ZANSKAR RIVER, India — “Edwin! Snow leopard tracks!” I yelled.
Edwin was a businessman from The Netherlands on my expedition team and we had previously discussed fox, sheep and black bear tracks that we observed during our 40-mile hike on the Chadar. The word Chadar means sheet, and it refers to the sheet of snow and ice on the Zanskar River, a tributary of the Indus River in northern India.
He came running back to where I had stopped. I was careful to include the word “tracks” in my urgent utterance so as not to raise the excitement unnecessarily high. Amin, one of our guides, followed him and inspected my claim.
“I think those are wolf tracks. Or dog,” he said.
While Amin definitely has some expertise in local wildlife, he was wrong and I was sure of it. I am a certified animal tracker and I used the opportunity to illustrate in the snow how canine and feline tracks differ.
When crossing the area with other groups, I always asked whether they had seen a snow leopard or tracks. No one had. But I had found the tracks right off our trail — the same trail we had come down three days earlier. I was elated.
Trekking the Chadar is only possible during a two-month window in the heart of the Himalayan winter. It is a rugged and dangerous path, not along jagged mountains, but through them on a river turned to ice. For centuries, this ice way has been the only winter trade route that connects the remote villages of the Zanskar region to Leh, the bustling trade center that connects the region to the world at large. The primary exports of this region have historically been textiles, yak butter and salt. But Leh is also the destination for acquiring education, medical treatment and any other goods and services not readily available in a mountain village.
NEW TOURISM INDUSTRY
The newest economic opportunity to enter into the Chadar equation is tourism. Only in recent years have trekking and adventure companies offered tours that range from a couple of days on the ice to multiweek expeditions that include staying in one of the villages. They vary in price from a few hundred dollars on into the thousands. Some include airfare from Delhi (the only way to get to Leh in the winter), as well as a few days to acclimatize and sightsee in Leh, which sits at about 11,500 feet. Some do not. If you want to make the trek, it is worthwhile to give yourself a day or two to adjust to the altitude as the air really is thin and can cause complications.
But this is also a time of year when there are few tourists willing to put out the expense for a trip to brave the cold, which makes for a special time for those who do to visit local monasteries. It can feel rather surreal, gasping for thin, freezing air in the bright Ladakhi sun while listening to Buddhist horns and watching traditional dances.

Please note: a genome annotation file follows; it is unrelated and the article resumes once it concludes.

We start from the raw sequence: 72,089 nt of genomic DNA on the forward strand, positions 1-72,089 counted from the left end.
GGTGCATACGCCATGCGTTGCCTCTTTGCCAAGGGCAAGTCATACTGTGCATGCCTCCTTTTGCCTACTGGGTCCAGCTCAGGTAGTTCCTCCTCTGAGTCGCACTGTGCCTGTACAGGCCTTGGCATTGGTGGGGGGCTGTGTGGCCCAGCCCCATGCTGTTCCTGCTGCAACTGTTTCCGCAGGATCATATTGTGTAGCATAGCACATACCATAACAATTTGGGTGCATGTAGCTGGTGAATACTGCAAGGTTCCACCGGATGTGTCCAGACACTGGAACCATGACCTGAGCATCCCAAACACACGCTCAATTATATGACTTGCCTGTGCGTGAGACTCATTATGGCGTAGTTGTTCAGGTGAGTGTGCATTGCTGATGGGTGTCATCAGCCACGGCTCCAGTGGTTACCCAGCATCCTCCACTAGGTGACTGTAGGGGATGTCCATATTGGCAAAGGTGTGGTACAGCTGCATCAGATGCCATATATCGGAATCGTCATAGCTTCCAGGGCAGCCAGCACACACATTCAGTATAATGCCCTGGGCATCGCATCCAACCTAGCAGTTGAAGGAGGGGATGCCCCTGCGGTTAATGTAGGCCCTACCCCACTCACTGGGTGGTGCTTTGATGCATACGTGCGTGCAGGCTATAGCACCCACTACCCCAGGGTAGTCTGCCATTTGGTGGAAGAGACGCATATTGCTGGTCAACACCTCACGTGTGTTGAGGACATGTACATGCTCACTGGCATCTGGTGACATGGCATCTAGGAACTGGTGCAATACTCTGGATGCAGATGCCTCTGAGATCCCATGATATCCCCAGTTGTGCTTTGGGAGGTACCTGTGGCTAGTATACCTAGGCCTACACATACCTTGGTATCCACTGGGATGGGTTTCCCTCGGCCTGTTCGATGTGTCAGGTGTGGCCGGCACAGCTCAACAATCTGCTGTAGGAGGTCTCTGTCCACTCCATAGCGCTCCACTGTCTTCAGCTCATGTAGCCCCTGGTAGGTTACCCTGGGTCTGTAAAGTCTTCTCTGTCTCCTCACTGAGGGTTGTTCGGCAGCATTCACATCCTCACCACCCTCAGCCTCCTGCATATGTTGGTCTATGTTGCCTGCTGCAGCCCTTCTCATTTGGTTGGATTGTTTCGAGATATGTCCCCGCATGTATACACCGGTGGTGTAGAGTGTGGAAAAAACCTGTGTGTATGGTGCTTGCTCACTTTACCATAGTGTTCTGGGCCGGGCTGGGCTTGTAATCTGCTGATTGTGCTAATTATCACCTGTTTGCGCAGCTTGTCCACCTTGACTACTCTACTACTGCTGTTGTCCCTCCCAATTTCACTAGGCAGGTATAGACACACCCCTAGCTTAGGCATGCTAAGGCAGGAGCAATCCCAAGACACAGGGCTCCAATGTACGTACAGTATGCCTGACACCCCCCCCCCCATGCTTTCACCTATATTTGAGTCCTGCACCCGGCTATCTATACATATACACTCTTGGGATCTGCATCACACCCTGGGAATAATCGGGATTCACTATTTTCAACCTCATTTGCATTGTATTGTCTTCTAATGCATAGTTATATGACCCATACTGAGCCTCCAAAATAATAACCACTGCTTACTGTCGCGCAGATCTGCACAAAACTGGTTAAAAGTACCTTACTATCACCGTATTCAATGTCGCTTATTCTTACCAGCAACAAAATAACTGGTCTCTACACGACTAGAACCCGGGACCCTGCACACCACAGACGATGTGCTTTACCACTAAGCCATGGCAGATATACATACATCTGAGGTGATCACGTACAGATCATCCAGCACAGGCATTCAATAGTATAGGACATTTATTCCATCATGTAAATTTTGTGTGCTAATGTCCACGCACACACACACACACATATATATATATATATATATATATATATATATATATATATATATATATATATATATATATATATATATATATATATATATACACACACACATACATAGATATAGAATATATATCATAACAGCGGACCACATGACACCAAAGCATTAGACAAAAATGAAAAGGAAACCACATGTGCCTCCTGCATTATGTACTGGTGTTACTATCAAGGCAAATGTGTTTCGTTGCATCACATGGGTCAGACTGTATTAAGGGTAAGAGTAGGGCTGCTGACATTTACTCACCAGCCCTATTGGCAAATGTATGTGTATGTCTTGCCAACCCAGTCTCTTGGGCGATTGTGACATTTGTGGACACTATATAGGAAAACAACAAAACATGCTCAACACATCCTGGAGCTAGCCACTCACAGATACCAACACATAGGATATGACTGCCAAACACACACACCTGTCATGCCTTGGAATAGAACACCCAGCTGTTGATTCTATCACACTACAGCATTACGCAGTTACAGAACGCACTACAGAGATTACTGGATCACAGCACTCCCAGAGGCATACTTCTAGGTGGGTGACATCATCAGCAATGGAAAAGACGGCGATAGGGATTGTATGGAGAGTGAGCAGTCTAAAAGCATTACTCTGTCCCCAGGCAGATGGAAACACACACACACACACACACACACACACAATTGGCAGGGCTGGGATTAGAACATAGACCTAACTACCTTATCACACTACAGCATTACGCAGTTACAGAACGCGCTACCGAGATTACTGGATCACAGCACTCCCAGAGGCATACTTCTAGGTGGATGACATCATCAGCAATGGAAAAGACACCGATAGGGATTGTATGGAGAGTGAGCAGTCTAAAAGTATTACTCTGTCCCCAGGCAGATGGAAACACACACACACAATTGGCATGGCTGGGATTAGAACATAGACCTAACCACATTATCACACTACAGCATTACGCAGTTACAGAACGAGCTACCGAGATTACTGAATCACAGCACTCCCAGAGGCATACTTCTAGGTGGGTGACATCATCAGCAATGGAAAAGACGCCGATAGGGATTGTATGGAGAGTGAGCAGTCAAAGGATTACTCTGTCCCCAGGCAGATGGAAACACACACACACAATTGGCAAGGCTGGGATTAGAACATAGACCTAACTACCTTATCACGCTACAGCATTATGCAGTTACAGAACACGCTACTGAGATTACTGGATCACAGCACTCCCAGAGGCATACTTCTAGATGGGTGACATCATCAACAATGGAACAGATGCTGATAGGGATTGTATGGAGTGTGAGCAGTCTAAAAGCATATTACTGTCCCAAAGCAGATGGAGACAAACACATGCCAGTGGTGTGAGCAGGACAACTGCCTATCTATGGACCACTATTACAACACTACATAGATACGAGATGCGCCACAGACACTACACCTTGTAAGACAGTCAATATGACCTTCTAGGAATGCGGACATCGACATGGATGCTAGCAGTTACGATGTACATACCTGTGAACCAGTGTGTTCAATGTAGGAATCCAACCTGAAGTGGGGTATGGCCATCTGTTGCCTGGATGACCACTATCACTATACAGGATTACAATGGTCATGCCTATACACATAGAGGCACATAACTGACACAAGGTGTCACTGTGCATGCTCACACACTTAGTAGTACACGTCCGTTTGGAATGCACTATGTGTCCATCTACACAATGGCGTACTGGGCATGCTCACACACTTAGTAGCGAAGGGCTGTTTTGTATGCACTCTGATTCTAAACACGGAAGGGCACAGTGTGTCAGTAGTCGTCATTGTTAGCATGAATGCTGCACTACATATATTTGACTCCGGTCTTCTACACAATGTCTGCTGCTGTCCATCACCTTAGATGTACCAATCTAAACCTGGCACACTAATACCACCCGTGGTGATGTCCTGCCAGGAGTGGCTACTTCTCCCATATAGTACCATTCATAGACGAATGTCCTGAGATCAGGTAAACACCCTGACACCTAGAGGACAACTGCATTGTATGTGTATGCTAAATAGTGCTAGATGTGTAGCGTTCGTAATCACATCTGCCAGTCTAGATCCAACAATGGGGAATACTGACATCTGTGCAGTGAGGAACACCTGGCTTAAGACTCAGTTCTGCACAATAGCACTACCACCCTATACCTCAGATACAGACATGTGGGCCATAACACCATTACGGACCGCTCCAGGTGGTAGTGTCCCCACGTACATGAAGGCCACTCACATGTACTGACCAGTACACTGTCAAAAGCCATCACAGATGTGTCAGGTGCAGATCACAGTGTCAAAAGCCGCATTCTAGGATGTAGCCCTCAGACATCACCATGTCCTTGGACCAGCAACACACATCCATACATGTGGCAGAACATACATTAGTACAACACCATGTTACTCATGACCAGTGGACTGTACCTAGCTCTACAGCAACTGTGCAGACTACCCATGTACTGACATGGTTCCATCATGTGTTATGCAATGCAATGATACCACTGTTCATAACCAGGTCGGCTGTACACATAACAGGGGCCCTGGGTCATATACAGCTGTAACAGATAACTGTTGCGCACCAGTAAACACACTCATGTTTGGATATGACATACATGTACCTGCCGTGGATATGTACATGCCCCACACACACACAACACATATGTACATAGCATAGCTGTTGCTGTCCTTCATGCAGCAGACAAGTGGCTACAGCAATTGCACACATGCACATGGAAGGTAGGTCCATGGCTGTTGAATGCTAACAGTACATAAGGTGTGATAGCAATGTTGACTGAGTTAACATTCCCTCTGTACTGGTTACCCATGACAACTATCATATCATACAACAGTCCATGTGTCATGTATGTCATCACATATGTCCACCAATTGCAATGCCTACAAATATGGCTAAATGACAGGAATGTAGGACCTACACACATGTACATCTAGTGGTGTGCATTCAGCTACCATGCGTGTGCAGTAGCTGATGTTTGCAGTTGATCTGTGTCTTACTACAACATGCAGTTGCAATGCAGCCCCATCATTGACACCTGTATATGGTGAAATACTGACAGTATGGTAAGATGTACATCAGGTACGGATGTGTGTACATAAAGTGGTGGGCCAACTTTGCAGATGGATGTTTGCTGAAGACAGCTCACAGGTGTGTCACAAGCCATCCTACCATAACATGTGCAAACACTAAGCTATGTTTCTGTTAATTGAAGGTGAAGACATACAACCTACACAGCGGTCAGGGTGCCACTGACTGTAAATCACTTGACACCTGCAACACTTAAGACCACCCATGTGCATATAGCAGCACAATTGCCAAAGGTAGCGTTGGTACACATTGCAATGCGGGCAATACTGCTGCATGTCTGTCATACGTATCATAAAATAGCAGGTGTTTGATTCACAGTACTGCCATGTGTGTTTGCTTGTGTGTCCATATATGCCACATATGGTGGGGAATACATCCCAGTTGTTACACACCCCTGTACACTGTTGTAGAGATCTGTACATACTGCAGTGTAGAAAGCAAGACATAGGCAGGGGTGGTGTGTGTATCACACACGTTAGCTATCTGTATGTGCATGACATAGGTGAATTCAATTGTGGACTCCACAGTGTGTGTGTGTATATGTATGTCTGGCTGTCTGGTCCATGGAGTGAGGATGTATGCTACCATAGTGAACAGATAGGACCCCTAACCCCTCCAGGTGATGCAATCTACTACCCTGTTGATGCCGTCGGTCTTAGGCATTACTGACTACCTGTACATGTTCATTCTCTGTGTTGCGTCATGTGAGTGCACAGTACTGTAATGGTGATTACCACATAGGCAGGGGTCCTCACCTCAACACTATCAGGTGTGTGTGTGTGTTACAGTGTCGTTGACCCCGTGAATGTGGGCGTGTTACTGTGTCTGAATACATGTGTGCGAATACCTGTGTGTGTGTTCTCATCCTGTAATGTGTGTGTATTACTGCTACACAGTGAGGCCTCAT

The flight into Leh leaves early in the morning from Delhi and is one of the highlights of the trip. With some of the highest peaks and largest glacier fields stretching from horizon to horizon, flying over the snow-covered Himalayas at sunrise is worth the ticket price itself. Get a window seat.
As with many historic relics in our modern world, the Chadar trade route is at risk of becoming obsolete. Or, more correctly, the process is underway. The Indian military has a strong presence in this region because of its proximity to Nepal, China and Pakistan. Currently, trekkers travel alongside locals on the traditional trade route while the Indian government cuts roads into the mountain regions above their heads. It is difficult to know what effect these roads will have on the region, but it is hard to imagine locals choosing the risks of the Chadar trek over the faster, easier alternative of road travel to sell goods, find work or go to school.
COLD IS GOOD
From the moment I stepped off the plane, it was cold. But with the proper gear, it is endurable. Just keep in mind: The cold is what makes the ice and the ice is the trail. If it is warm, the ice will thin, increasing the danger of falling in, and the danger of having to hike through near-freezing water. If the water level is over the top of the rubber gum boots trekkers wear, then the best option is to go barefoot and keep socks dry.
Don’t worry though — you aren’t expected to hike with frostbite setting in. The porters will light fires on kerosene stoves to dry feet, and maybe make a cup of tea as well.
One of the ever-present companions in this region is the setting. Snowy mountain peaks dissolve into the clouds. Different seams of minerals create pockets in the soil of earthy blues, purples, greens and grays. There are prayer flags at every man-made structure and their bright blues, reds, greens, yellows and whites provide a sharp contrast to the subdued hues of the alpine terrain.
When passing a village consisting of just two houses, a rock wall fence and prayer flags, I could feel that I had reached a remote corner of the world.